When it comes to the home front, what's old is new again. More moms are staying at home with their kids today, according to new analysis of government data by the Pew Research Center. This is a reversal of a three-decades long decline in the last century in the number of "stay-at-home" moms.
As Walter Hamilton writes, that while the continuing steady increase in home-based mothers is driven partly by the desire to focus on children, those on the lower financial rungs have felt the impact of a rough economy as they try to return to the work force.
LIVE DISCUSSION: Join us at 10:30 a.m. to break down the data.
All of this is set against the backdrop of persistent cultural ambivalence about the impact of working mothers on young children. Our readers' responses to the story certainly reflect that. According to Pew, 60% of Americans say children are better off when a parent stays home to focus on the family, while 35% say they are just as well off when both parents work outside the home. This, despite the fact that most mothers in the U.S. work at least part time.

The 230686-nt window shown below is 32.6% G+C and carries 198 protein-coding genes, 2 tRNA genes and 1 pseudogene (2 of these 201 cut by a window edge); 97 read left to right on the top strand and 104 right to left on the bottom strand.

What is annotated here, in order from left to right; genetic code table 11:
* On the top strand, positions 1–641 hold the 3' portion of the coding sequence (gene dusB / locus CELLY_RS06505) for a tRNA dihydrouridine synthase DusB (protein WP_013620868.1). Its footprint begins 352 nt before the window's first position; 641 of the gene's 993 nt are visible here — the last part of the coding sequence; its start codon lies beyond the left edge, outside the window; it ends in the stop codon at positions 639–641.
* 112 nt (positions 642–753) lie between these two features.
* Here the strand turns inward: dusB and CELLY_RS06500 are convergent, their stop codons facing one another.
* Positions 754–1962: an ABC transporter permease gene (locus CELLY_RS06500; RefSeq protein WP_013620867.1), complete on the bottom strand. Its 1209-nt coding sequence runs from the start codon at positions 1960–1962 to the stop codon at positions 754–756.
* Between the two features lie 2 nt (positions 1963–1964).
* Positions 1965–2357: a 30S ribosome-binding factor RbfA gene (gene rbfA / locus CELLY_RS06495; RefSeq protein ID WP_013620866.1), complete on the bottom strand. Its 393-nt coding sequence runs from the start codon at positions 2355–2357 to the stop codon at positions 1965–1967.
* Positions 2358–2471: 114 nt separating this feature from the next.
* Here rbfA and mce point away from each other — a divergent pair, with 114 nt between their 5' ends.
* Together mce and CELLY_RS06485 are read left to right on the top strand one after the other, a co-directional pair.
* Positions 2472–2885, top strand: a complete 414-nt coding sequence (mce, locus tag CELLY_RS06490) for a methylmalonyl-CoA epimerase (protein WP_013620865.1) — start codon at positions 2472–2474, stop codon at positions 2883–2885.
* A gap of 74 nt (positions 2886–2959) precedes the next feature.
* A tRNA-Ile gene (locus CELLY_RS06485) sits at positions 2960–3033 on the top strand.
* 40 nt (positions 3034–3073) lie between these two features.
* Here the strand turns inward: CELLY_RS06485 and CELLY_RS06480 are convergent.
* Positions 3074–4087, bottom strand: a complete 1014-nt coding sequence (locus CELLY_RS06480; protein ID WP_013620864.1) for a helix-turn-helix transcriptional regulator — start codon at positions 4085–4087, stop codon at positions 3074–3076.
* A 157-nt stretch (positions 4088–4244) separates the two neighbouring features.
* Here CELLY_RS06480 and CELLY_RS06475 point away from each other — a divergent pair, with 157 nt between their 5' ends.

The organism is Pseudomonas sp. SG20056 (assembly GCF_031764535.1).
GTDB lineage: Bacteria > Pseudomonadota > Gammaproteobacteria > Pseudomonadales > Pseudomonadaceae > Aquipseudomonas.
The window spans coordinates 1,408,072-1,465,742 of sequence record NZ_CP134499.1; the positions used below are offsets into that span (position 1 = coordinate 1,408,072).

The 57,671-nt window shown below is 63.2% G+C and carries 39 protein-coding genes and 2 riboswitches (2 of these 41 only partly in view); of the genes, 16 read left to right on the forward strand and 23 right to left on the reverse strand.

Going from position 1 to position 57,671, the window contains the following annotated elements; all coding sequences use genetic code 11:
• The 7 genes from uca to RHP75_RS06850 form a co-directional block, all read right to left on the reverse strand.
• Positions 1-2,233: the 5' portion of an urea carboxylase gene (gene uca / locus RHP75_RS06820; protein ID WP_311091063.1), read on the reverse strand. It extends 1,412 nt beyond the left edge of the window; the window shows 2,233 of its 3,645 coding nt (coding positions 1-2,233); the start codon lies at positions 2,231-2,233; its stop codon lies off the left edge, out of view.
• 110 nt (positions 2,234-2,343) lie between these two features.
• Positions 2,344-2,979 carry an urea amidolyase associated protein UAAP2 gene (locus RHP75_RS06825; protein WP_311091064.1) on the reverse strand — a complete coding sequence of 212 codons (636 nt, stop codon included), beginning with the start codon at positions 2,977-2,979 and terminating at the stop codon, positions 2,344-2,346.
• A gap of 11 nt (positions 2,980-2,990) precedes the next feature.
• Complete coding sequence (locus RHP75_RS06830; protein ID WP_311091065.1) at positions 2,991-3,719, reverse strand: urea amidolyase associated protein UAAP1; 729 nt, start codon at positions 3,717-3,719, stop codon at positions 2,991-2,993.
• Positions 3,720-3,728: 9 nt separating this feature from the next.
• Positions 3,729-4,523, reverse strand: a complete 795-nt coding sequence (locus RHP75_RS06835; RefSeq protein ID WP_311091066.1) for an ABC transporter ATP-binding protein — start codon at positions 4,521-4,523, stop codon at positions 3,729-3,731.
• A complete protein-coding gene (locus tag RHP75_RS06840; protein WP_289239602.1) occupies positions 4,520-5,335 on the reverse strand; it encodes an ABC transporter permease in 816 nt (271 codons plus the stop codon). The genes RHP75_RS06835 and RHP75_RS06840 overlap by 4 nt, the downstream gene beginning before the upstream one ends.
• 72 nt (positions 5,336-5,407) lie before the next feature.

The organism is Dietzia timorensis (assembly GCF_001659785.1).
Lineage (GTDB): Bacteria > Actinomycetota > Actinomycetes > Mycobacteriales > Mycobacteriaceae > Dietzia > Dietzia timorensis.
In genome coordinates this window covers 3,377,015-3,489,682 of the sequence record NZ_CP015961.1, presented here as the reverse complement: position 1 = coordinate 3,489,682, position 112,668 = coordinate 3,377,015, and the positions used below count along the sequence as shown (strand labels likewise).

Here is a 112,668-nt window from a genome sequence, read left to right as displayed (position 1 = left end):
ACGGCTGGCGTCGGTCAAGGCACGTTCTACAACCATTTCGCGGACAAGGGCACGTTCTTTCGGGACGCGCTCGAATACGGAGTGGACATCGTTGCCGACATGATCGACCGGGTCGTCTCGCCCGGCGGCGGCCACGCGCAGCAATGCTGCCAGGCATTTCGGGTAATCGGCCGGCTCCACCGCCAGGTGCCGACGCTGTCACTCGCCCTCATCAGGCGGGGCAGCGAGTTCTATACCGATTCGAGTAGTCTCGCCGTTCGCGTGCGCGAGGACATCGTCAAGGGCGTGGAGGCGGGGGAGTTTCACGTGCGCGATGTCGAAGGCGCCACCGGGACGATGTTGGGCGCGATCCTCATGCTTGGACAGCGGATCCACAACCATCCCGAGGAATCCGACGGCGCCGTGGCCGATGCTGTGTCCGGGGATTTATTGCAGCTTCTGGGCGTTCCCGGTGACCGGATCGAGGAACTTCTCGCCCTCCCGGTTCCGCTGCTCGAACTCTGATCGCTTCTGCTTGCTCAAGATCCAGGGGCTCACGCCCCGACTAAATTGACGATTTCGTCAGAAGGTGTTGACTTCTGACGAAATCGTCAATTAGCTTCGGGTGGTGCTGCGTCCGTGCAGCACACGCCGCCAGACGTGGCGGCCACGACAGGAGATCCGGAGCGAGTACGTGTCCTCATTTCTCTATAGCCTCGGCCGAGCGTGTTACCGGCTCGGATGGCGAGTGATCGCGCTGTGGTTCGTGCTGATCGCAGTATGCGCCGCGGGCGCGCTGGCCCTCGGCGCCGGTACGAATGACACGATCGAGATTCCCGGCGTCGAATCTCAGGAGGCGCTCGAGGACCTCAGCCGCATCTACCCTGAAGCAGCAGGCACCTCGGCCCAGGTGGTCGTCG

The Pew analysis also breaks down how stay-at-home moms are spending their time. While they are spending more time on child care and housework than mothers who work outside the home, they also have more time for leisure and sleep, according to Pew.
We've invited three stay-at-home moms to affirm or debunk those findings in a live video chat today at 10:30 a.m. Pacific time. Join Walter Hamilton and me with your own comments and questions. Share your thoughts on Twitter using the hashtag #AskLATimes.